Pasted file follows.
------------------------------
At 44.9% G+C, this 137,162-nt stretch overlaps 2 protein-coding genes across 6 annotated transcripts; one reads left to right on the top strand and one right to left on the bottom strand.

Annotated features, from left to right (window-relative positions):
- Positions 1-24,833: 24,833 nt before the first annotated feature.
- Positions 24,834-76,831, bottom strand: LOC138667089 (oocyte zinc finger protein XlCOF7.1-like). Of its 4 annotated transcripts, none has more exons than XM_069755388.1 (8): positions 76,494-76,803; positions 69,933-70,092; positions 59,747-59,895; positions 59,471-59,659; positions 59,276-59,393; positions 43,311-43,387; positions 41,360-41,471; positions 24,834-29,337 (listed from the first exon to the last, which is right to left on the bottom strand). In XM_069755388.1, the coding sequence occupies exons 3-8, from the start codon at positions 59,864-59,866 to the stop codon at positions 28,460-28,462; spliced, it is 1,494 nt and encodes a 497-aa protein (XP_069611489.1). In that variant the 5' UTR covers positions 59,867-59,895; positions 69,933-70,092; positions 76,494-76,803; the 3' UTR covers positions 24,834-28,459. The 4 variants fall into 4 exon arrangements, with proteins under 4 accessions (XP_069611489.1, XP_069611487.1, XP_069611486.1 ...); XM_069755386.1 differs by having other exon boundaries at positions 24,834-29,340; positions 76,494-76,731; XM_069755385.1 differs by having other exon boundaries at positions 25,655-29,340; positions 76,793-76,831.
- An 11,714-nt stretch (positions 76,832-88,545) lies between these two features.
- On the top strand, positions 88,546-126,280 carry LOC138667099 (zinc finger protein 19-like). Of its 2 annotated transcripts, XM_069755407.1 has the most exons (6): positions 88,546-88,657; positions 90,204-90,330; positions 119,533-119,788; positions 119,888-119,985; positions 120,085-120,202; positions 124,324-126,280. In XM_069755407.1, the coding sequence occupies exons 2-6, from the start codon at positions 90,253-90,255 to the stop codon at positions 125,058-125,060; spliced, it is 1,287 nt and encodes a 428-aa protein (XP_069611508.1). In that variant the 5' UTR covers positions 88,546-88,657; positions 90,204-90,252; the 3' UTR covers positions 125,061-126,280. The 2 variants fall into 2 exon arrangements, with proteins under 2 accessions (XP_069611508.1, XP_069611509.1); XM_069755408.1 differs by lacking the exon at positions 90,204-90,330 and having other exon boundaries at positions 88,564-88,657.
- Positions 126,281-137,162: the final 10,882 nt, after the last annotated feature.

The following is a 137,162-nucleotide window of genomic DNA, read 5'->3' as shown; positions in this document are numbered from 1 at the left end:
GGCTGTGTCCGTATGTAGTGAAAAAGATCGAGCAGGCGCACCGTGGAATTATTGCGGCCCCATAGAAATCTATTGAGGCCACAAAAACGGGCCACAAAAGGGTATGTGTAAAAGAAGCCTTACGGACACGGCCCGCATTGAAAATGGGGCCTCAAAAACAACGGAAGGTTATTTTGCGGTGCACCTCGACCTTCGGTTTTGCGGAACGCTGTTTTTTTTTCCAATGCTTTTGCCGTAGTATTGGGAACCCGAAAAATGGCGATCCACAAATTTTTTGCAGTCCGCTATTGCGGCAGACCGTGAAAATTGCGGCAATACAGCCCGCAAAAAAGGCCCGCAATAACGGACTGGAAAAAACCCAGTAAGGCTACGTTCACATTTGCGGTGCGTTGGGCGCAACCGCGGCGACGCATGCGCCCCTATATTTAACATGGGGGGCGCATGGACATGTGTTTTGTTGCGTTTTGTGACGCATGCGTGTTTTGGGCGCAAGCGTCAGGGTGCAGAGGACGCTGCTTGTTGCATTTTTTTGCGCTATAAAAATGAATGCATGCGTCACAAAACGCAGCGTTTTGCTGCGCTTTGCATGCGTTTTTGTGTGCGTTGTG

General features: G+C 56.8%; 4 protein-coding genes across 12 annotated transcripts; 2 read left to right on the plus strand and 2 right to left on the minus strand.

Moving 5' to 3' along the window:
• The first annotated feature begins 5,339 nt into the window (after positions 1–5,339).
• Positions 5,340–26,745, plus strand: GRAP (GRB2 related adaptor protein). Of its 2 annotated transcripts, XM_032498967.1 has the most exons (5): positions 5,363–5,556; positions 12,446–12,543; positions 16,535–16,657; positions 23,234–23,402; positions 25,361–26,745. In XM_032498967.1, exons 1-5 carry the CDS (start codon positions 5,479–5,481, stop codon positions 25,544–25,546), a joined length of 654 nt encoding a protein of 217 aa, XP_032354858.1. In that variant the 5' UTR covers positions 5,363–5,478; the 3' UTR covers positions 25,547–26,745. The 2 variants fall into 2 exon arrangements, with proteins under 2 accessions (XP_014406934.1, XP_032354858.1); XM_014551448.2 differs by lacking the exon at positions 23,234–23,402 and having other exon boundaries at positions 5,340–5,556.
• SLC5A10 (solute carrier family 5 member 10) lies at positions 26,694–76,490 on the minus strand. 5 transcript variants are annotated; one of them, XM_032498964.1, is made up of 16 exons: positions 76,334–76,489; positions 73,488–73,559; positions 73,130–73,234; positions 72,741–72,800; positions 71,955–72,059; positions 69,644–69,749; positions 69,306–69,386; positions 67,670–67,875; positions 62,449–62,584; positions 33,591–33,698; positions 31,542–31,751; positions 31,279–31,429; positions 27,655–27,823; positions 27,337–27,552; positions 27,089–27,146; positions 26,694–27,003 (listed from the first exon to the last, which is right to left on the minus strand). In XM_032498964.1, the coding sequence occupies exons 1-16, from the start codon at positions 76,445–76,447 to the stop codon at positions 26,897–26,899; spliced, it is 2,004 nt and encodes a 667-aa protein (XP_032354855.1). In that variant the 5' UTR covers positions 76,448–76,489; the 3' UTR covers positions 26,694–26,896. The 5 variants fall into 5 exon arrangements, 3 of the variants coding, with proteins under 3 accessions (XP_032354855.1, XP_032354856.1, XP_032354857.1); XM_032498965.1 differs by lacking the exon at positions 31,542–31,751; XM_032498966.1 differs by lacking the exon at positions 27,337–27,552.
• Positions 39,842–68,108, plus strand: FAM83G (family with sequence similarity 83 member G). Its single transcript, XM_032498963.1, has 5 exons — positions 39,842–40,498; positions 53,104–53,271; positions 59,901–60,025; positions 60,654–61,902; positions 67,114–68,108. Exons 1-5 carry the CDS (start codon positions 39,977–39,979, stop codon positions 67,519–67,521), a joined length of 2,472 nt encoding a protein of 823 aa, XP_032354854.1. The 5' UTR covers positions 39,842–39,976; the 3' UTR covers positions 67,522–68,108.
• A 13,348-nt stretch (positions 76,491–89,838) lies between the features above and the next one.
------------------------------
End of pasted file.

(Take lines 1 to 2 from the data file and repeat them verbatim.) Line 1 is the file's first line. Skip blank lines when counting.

At 44.9% G+C, this 137,162-nt stretch overlaps 2 protein-coding genes across 6 annotated transcripts; one reads left to right on the top strand and one right to left on the bottom strand.

Annotated features, from left to right (window-relative positions):